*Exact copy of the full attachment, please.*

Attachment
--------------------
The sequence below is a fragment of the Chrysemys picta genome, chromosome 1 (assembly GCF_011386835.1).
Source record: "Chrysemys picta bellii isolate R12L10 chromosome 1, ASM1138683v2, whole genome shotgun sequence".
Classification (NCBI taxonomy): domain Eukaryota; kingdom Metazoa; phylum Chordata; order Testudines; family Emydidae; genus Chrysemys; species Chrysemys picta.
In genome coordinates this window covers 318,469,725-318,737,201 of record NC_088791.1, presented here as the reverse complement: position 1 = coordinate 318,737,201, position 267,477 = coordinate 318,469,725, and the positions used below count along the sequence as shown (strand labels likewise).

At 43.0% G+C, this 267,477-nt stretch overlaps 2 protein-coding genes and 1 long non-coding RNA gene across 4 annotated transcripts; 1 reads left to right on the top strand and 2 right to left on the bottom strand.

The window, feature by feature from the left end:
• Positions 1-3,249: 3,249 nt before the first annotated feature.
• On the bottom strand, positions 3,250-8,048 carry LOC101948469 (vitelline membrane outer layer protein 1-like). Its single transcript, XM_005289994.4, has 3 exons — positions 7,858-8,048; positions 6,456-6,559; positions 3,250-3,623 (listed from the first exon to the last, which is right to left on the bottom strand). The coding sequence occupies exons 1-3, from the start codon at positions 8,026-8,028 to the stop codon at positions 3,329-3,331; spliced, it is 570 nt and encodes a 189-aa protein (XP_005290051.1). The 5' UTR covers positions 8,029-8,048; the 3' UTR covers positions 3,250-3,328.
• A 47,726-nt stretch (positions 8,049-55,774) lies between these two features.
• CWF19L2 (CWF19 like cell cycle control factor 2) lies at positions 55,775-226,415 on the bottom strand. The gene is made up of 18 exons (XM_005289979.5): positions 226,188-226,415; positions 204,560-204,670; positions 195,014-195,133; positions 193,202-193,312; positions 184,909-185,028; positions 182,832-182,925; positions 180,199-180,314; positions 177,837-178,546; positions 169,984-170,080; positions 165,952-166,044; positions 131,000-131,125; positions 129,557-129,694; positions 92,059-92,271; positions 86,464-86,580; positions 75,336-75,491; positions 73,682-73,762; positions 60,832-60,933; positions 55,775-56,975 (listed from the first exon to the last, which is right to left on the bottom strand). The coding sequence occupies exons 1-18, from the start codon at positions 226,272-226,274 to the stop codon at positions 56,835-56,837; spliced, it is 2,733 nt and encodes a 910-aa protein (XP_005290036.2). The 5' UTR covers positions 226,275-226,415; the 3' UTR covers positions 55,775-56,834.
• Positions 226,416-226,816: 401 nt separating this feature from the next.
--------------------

The sequence below is a fragment of the Chrysemys picta genome, chromosome 1 (assembly GCF_011386835.1).
Source record: "Chrysemys picta bellii isolate R12L10 chromosome 1, ASM1138683v2, whole genome shotgun sequence".
Classification (NCBI taxonomy): domain Eukaryota; kingdom Metazoa; phylum Chordata; order Testudines; family Emydidae; genus Chrysemys; species Chrysemys picta.
In genome coordinates this window covers 318,469,725-318,737,201 of record NC_088791.1, presented here as the reverse complement: position 1 = coordinate 318,737,201, position 267,477 = coordinate 318,469,725, and the positions used below count along the sequence as shown (strand labels likewise).

At 43.0% G+C, this 267,477-nt stretch overlaps 2 protein-coding genes and 1 long non-coding RNA gene across 4 annotated transcripts; 1 reads left to right on the top strand and 2 right to left on the bottom strand.

The window, feature by feature from the left end:
• Positions 1-3,249: 3,249 nt before the first annotated feature.
• On the bottom strand, positions 3,250-8,048 carry LOC101948469 (vitelline membrane outer layer protein 1-like). Its single transcript, XM_005289994.4, has 3 exons — positions 7,858-8,048; positions 6,456-6,559; positions 3,250-3,623 (listed from the first exon to the last, which is right to left on the bottom strand). The coding sequence occupies exons 1-3, from the start codon at positions 8,026-8,028 to the stop codon at positions 3,329-3,331; spliced, it is 570 nt and encodes a 189-aa protein (XP_005290051.1). The 5' UTR covers positions 8,029-8,048; the 3' UTR covers positions 3,250-3,328.
• A 47,726-nt stretch (positions 8,049-55,774) lies between these two features.
• CWF19L2 (CWF19 like cell cycle control factor 2) lies at positions 55,775-226,415 on the bottom strand. The gene is made up of 18 exons (XM_005289979.5): positions 226,188-226,415; positions 204,560-204,670; positions 195,014-195,133; positions 193,202-193,312; positions 184,909-185,028; positions 182,832-182,925; positions 180,199-180,314; positions 177,837-178,546; positions 169,984-170,080; positions 165,952-166,044; positions 131,000-131,125; positions 129,557-129,694; positions 92,059-92,271; positions 86,464-86,580; positions 75,336-75,491; positions 73,682-73,762; positions 60,832-60,933; positions 55,775-56,975 (listed from the first exon to the last, which is right to left on the bottom strand). The coding sequence occupies exons 1-18, from the start codon at positions 226,272-226,274 to the stop codon at positions 56,835-56,837; spliced, it is 2,733 nt and encodes a 910-aa protein (XP_005290036.2). The 5' UTR covers positions 226,275-226,415; the 3' UTR covers positions 55,775-56,834.
• Positions 226,416-226,816: 401 nt separating this feature from the next.